STEMPro: Transforming STEM Professionals into Culturally Responsive STEM Teachers
Seeking Future Secondary STEM Teachers: Full Funding Available
The Alternative Certification Program for STEM teachers is managed by the teachHOUSTON program at the University of Houston. The certification program targets college students in their senior year, as well as college graduates of all ages with a STEM background (15 hours of math or science), who aspire to become secondary STEM teachers.
At teachHOUSTON, we pride ourselves on preparing highly effective, student-centered, teacher leaders in secondary STEM education since 2007. Our success is a combination of our attention to quality and the unique structures of support that nurture students throughout the program and after they graduate.
Benefits of Alternative Teacher Certification
In this accredited program, participants receive the expertise, quality and support provided through a traditional teacher education program such as teachHOUSTON. The program’s expedited plan allows you to obtain certification in nine months.
How is this Program Different from Other Alternative Certification Programs?
The program provides observations and teaching experiences in secondary public-school classrooms. Not all alternative certification programs have practical teaching experience.
You will have the opportunity to student teach for an entire semester under the guidance of a mentor teacher and university supervisor. This experience is critical for your future success and is not offered by other programs.
teachHOUSTON provides extensive assistance with job placement. Currently, all participants certified through this program have obtained jobs.
About the Alternative Certification Program
The program, a partnership between the UH’s College of Natural Sciences and Mathematics and the College of Education, is supported by grant funding from the U.S. Department of Education. Our Frequently Asked Questions page outlines many aspects of the program.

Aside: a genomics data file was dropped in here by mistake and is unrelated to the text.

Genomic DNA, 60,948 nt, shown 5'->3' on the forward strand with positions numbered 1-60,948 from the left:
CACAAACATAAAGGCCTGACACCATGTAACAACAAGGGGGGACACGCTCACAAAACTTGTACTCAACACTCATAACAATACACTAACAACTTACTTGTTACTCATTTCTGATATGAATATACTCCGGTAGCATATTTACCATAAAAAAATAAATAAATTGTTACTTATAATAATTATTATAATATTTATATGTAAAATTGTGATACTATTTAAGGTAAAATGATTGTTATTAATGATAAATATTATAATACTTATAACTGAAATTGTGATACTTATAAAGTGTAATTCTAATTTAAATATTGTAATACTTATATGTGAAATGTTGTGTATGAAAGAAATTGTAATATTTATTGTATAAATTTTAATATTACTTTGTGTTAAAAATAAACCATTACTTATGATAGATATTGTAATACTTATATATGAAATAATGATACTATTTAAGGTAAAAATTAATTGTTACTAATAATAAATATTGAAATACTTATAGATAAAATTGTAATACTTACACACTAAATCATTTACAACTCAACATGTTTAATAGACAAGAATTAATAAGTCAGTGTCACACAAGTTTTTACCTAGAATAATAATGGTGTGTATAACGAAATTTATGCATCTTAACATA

Length of Teacher Certification Program: 9 months
Teacher Certification Received: Certifications are available in areas of 7-12 Chemistry (240), 7-12 Mathematics (235), 6-12 Physical Science (237), 7-12 Physics/Mathematics (243) and 7-12 Science (236).
Instruction Model: Daytime, face-to-face classes (M–F) and authentic field experiences in local public school districts
Cohort Eight to Begin Fall 2024
Up to 25 applicants will be selected for each alternative teacher certification cohort.
Courses and mentoring will focus on topics such as:
- Student-centered lesson planning in STEM
- Classroom management
- Using technology in meaningful ways with students
- Developing 21st century skills
Interested in teaching? Complete our application below for the Fall 2023 cohort.
- Undergraduate students with no more than two semesters of coursework remaining
- Post-baccalaureate students
- All college graduates with a STEM background (15 hours of math or science)
- Must have a strong interest in STEM education
Please complete the following interest form to contact us about obtaining alternative secondary STEM teaching certification.
Please note the University of Houston admissions requirements and deadlines for the category that best describes your admissions status. Prospective students must apply to the university by the admissions deadline regardless of when you are interviewed for this program. You can find UH Admissions information at the link provided. Please contact us at firstname.lastname@example.org if you have any questions about the admissions process.
- Rolling deadline (Current UH seniors)
- August 4, 2023 (For visiting student designation; Please note, TX-PACT exam scores will be due by this date for admissions.)
NOTE: Fall 2024 applications are also being accepted through April 2024.
Please direct questions and inquiries to email@example.com.
This project is supported in part by a grant from the National Science Foundation (DUE 2153754). Any opinions, findings, and conclusions or recommendations expressed in this material are those of the author(s) and do not necessarily reflect the views of the National Science Foundation.
Grant funded by the U.S. Department of Education.